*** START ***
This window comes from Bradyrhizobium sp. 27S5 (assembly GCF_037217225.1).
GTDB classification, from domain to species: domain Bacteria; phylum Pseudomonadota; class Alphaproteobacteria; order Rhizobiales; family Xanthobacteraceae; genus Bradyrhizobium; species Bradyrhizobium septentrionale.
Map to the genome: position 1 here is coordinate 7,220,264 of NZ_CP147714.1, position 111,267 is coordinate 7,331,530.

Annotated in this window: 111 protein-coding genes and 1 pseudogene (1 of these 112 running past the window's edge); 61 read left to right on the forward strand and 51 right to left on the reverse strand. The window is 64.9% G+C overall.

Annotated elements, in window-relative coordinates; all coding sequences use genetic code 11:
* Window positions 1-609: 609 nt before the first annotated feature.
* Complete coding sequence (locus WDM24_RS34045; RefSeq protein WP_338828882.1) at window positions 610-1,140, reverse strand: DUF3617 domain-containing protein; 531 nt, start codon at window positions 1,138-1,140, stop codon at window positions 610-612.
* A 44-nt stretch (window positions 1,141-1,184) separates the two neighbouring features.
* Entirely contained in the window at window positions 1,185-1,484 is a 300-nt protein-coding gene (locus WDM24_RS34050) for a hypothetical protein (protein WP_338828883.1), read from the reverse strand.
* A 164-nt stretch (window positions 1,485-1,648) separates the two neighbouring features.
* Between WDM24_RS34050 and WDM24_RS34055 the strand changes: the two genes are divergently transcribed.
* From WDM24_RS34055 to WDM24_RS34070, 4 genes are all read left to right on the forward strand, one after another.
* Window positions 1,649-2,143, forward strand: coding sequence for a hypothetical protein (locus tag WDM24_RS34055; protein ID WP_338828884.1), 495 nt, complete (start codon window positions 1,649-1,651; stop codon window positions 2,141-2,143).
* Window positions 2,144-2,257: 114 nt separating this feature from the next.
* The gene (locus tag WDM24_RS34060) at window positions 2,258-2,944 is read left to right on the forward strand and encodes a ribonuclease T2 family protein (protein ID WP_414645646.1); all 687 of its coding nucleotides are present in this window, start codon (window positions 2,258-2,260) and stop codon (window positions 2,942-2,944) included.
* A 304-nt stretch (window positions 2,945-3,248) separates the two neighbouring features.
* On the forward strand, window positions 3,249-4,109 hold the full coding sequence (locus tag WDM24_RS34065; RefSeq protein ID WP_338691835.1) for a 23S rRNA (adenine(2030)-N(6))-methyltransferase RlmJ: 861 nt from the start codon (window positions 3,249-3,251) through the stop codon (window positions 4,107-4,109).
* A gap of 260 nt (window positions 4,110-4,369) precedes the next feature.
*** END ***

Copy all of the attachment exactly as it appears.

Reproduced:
This window comes from Bradyrhizobium sp. 27S5 (assembly GCF_037217225.1).
GTDB classification, from domain to species: domain Bacteria; phylum Pseudomonadota; class Alphaproteobacteria; order Rhizobiales; family Xanthobacteraceae; genus Bradyrhizobium; species Bradyrhizobium septentrionale.
Map to the genome: position 1 here is coordinate 7,220,264 of NZ_CP147714.1, position 111,267 is coordinate 7,331,530.

Annotated in this window: 111 protein-coding genes and 1 pseudogene (1 of these 112 running past the window's edge); 61 read left to right on the forward strand and 51 right to left on the reverse strand. The window is 64.9% G+C overall.

Annotated elements, in window-relative coordinates; all coding sequences use genetic code 11:
* Window positions 1-609: 609 nt before the first annotated feature.
* Complete coding sequence (locus WDM24_RS34045; RefSeq protein WP_338828882.1) at window positions 610-1,140, reverse strand: DUF3617 domain-containing protein; 531 nt, start codon at window positions 1,138-1,140, stop codon at window positions 610-612.
* A 44-nt stretch (window positions 1,141-1,184) separates the two neighbouring features.
* Entirely contained in the window at window positions 1,185-1,484 is a 300-nt protein-coding gene (locus WDM24_RS34050) for a hypothetical protein (protein WP_338828883.1), read from the reverse strand.
* A 164-nt stretch (window positions 1,485-1,648) separates the two neighbouring features.
* Between WDM24_RS34050 and WDM24_RS34055 the strand changes: the two genes are divergently transcribed.
* From WDM24_RS34055 to WDM24_RS34070, 4 genes are all read left to right on the forward strand, one after another.
* Window positions 1,649-2,143, forward strand: coding sequence for a hypothetical protein (locus tag WDM24_RS34055; protein ID WP_338828884.1), 495 nt, complete (start codon window positions 1,649-1,651; stop codon window positions 2,141-2,143).
* Window positions 2,144-2,257: 114 nt separating this feature from the next.
* The gene (locus tag WDM24_RS34060) at window positions 2,258-2,944 is read left to right on the forward strand and encodes a ribonuclease T2 family protein (protein ID WP_414645646.1); all 687 of its coding nucleotides are present in this window, start codon (window positions 2,258-2,260) and stop codon (window positions 2,942-2,944) included.
* A 304-nt stretch (window positions 2,945-3,248) separates the two neighbouring features.
* On the forward strand, window positions 3,249-4,109 hold the full coding sequence (locus tag WDM24_RS34065; RefSeq protein ID WP_338691835.1) for a 23S rRNA (adenine(2030)-N(6))-methyltransferase RlmJ: 861 nt from the start codon (window positions 3,249-3,251) through the stop codon (window positions 4,107-4,109).
* A gap of 260 nt (window positions 4,110-4,369) precedes the next feature.